Testosterone therapy could increase the risk of death, heart attack, and stroke in men with “significant medical comorbidities,” according to a recent report in the Journal of the American Medical Association (JAMA).
Testosterone is often prescribed to improve muscle mass, bone strength, and sexual function. In the United States, 5.3 million testosterone prescriptions were written in 2011 alone.
However, the hormone’s effect on heart health has not been fully researched. While studies have not found heart concerns, they have also not examined the effects testosterone therapy in the long term.
However, one study [the Testosterone in Older Men with Mobility Limitations (TOM) trial], ended early because of an increase in heart problems among the participants.
With the TOM trial in mind, a team of American researchers investigated the association between testosterone therapy and death, heart attack, and stroke in a group of male veterans.
The study involved 8,709 men who had a coronary angiography between 2005 and 2011. At that time, the men’s testosterone levels were below 300 ng/dL. Comorbidities were common. About 20% had had a previous heart attack, half had diabetes, and over 80% had coronary artery disease.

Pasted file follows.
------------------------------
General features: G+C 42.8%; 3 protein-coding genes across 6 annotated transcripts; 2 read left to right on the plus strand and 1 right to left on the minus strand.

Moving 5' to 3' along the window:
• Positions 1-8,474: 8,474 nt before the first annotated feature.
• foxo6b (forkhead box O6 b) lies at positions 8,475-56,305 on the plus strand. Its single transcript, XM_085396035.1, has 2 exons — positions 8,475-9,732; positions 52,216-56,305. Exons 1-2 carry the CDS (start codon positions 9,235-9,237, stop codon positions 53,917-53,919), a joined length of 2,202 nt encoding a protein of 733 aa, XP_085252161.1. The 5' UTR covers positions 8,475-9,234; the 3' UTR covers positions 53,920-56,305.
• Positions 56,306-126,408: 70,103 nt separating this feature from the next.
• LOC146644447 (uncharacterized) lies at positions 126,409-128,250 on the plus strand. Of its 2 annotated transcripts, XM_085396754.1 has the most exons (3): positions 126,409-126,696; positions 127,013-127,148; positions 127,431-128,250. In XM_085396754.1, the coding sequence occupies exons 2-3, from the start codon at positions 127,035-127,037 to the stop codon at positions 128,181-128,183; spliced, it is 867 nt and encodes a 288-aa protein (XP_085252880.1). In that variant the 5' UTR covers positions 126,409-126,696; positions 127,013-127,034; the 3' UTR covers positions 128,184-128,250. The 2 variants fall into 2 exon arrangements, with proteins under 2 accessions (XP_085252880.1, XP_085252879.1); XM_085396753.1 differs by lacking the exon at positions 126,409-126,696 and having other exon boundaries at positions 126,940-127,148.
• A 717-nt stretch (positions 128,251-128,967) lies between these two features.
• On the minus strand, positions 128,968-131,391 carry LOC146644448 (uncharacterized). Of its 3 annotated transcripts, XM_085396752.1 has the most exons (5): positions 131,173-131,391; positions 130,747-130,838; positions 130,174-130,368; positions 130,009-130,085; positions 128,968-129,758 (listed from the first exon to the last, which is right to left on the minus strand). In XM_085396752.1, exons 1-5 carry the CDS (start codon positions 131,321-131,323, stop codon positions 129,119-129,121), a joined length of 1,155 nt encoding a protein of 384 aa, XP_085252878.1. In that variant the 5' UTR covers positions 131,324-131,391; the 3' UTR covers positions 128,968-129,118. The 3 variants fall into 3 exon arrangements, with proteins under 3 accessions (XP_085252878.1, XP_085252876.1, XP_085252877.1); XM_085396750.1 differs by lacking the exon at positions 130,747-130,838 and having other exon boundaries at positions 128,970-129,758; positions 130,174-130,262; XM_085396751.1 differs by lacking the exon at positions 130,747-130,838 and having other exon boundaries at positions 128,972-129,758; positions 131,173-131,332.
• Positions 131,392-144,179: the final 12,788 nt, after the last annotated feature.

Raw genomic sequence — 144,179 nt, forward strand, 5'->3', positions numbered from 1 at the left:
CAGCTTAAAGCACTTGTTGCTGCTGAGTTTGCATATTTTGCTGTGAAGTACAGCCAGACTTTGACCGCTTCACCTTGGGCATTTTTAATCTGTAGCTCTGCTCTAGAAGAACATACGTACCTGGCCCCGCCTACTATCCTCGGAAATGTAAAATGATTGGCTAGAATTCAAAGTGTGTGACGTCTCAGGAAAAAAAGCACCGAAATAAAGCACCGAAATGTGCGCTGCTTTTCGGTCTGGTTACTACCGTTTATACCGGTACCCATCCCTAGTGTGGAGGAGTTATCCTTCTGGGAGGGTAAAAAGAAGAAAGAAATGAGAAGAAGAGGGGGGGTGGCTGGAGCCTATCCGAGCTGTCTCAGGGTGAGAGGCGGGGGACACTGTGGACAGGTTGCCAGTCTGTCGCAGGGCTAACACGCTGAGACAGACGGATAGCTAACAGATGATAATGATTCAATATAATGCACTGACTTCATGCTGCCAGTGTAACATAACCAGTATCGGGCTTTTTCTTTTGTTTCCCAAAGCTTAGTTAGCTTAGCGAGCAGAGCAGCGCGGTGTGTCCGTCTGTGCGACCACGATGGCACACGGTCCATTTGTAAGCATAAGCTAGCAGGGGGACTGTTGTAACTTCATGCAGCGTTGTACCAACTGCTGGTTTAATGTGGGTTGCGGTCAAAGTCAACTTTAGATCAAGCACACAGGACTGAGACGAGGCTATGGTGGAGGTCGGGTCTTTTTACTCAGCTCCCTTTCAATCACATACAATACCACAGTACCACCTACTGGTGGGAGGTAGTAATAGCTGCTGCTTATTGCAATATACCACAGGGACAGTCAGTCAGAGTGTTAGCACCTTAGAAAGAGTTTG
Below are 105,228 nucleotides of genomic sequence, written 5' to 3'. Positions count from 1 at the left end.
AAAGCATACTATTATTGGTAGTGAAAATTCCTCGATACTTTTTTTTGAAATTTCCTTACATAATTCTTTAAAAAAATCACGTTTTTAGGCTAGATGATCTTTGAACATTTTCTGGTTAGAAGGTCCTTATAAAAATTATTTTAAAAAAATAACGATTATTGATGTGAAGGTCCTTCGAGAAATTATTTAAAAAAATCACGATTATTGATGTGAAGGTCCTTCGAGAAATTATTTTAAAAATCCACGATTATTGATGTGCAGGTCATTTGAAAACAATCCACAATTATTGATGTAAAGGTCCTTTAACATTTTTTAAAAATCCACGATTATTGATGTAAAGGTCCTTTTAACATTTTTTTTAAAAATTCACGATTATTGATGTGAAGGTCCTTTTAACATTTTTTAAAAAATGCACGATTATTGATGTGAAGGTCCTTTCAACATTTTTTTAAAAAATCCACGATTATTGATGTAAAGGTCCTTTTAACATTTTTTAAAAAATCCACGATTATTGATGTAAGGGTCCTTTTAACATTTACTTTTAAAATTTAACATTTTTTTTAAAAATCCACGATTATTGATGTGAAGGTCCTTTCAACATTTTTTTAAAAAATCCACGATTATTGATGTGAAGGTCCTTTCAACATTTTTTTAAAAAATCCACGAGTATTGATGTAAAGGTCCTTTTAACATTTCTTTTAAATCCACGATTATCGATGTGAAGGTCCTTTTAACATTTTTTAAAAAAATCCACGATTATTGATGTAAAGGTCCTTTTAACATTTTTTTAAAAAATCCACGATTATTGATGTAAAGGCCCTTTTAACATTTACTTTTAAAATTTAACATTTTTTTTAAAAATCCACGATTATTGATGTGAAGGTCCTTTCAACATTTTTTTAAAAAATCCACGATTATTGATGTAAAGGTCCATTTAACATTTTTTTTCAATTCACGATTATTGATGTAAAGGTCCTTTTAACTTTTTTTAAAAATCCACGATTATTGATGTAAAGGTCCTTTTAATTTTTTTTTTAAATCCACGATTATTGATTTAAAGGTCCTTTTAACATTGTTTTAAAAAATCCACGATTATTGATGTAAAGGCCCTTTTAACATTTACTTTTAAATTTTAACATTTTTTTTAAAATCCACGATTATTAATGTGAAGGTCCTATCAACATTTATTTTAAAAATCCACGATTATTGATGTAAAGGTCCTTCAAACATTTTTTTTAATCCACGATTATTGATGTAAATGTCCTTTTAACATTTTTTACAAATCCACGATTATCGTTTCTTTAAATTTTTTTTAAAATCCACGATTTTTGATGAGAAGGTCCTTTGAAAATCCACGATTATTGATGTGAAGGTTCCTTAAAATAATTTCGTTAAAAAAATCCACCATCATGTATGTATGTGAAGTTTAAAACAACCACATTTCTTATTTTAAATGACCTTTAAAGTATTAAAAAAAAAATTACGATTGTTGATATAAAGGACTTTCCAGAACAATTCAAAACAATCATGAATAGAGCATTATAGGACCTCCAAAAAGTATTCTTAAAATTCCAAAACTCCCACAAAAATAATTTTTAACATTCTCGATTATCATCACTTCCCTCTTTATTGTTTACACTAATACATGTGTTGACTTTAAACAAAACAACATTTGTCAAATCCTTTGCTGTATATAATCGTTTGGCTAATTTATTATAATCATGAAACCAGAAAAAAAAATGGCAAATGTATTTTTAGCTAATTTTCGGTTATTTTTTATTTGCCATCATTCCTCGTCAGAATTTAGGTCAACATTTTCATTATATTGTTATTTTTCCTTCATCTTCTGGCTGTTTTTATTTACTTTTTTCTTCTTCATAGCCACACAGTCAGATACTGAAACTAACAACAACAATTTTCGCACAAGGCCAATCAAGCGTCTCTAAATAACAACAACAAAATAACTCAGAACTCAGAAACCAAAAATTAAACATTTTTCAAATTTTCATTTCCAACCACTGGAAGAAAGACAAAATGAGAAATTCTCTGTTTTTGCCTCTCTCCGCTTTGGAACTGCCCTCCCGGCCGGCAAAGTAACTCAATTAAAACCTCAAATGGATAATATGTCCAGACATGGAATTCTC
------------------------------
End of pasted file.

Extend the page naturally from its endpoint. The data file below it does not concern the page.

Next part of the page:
Fourteen percent of the men started testosterone therapy at some point after the angiography. The testosterone was administered by gel, patch, or injection. The remaining men had no testosterone therapy.
The average follow-up occurred at approximately 27.5 months. Sixty-seven of the 1,223 men on testosterone died (from any cause), 23 had heart attacks, and 33 had strokes. For the 7,486 men who did not take testosterone, the numbers were 681, 420, and 486, respectively.
According to a press-release from JAMA, “The researchers found that the proportion of patients experiencing events 3 years after coronary angiography was 19.9 percent in the no testosterone therapy group (average age, 64 years) and 25.7 percent in the testosterone therapy group (average age, 61 years), for an absolute risk difference of 5.8 percent.”
“This study is the first observational study, to our knowledge, to suggest that testosterone therapy is associated with adverse cardiovascular outcomes,” the authors wrote. “Our findings raise some uncertainty regarding the potential safety of testosterone use in men.”
They noted that future research is necessary to learn more about the safety of long-term testosterone therapy.
The JAMA Network
“Testosterone Therapy Following Coronary Angiography Associated With Increased Risk Of Adverse Outcomes”
(Press release. November 5, 2013)
“Testosterone Therapy May Increase The Risk Of Heart Attack, Stroke And Other Cardiovascular Events”
Journal of the American Medical Association
Vigen, Rebecca, MD, MSCS, et al.
“Association of Testosterone Therapy With Mortality, Myocardial Infarction, and Stroke in Men With Low Testosterone Levels”
(Full-text. November 6, 2013)
“Testosterone Treatments Linked with Risk of Heart Problems, Deaths”
(November 5, 2013)
Wall Street Journal
“Testosterone Therapy Tied to Heart Risks”
(November 5, 2013)